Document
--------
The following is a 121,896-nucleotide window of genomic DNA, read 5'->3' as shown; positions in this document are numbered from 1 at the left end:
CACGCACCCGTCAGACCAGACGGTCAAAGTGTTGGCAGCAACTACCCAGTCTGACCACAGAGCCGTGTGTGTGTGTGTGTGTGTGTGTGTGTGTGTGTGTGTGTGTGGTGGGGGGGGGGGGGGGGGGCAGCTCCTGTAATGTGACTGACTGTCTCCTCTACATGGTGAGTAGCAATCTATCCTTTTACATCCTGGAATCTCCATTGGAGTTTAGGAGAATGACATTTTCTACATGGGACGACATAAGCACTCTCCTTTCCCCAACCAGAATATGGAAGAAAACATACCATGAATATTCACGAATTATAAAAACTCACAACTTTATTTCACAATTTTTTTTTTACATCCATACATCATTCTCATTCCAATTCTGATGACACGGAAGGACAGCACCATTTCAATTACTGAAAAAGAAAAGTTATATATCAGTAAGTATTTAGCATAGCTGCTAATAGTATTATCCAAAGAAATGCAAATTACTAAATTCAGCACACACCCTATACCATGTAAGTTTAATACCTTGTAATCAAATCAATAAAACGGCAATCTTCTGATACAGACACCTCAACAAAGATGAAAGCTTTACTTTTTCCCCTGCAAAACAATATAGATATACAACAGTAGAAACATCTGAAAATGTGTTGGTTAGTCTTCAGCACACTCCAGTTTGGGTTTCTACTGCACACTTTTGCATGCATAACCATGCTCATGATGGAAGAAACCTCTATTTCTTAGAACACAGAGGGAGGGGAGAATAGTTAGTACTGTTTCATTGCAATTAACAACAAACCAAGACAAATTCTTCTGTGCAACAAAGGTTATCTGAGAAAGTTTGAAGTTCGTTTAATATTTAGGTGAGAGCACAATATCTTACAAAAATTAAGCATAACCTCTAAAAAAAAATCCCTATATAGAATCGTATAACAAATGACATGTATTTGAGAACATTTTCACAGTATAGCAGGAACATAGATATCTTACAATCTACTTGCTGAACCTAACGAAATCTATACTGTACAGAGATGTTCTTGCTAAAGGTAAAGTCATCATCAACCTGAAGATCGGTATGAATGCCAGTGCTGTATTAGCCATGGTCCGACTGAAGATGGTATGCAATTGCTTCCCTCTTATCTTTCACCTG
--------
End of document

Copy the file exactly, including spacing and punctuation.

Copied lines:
The following is a 121,896-nucleotide window of genomic DNA, read 5'->3' as shown; positions in this document are numbered from 1 at the left end:
CACGCACCCGTCAGACCAGACGGTCAAAGTGTTGGCAGCAACTACCCAGTCTGACCACAGAGCCGTGTGTGTGTGTGTGTGTGTGTGTGTGTGTGTGTGTGTGTGTGGTGGGGGGGGGGGGGGGGGGCAGCTCCTGTAATGTGACTGACTGTCTCCTCTACATGGTGAGTAGCAATCTATCCTTTTACATCCTGGAATCTCCATTGGAGTTTAGGAGAATGACATTTTCTACATGGGACGACATAAGCACTCTCCTTTCCCCAACCAGAATATGGAAGAAAACATACCATGAATATTCACGAATTATAAAAACTCACAACTTTATTTCACAATTTTTTTTTTACATCCATACATCATTCTCATTCCAATTCTGATGACACGGAAGGACAGCACCATTTCAATTACTGAAAAAGAAAAGTTATATATCAGTAAGTATTTAGCATAGCTGCTAATAGTATTATCCAAAGAAATGCAAATTACTAAATTCAGCACACACCCTATACCATGTAAGTTTAATACCTTGTAATCAAATCAATAAAACGGCAATCTTCTGATACAGACACCTCAACAAAGATGAAAGCTTTACTTTTTCCCCTGCAAAACAATATAGATATACAACAGTAGAAACATCTGAAAATGTGTTGGTTAGTCTTCAGCACACTCCAGTTTGGGTTTCTACTGCACACTTTTGCATGCATAACCATGCTCATGATGGAAGAAACCTCTATTTCTTAGAACACAGAGGGAGGGGAGAATAGTTAGTACTGTTTCATTGCAATTAACAACAAACCAAGACAAATTCTTCTGTGCAACAAAGGTTATCTGAGAAAGTTTGAAGTTCGTTTAATATTTAGGTGAGAGCACAATATCTTACAAAAATTAAGCATAACCTCTAAAAAAAAATCCCTATATAGAATCGTATAACAAATGACATGTATTTGAGAACATTTTCACAGTATAGCAGGAACATAGATATCTTACAATCTACTTGCTGAACCTAACGAAATCTATACTGTACAGAGATGTTCTTGCTAAAGGTAAAGTCATCATCAACCTGAAGATCGGTATGAATGCCAGTGCTGTATTAGCCATGGTCCGACTGAAGATGGTATGCAATTGCTTCCCTCTTATCTTTCACCTG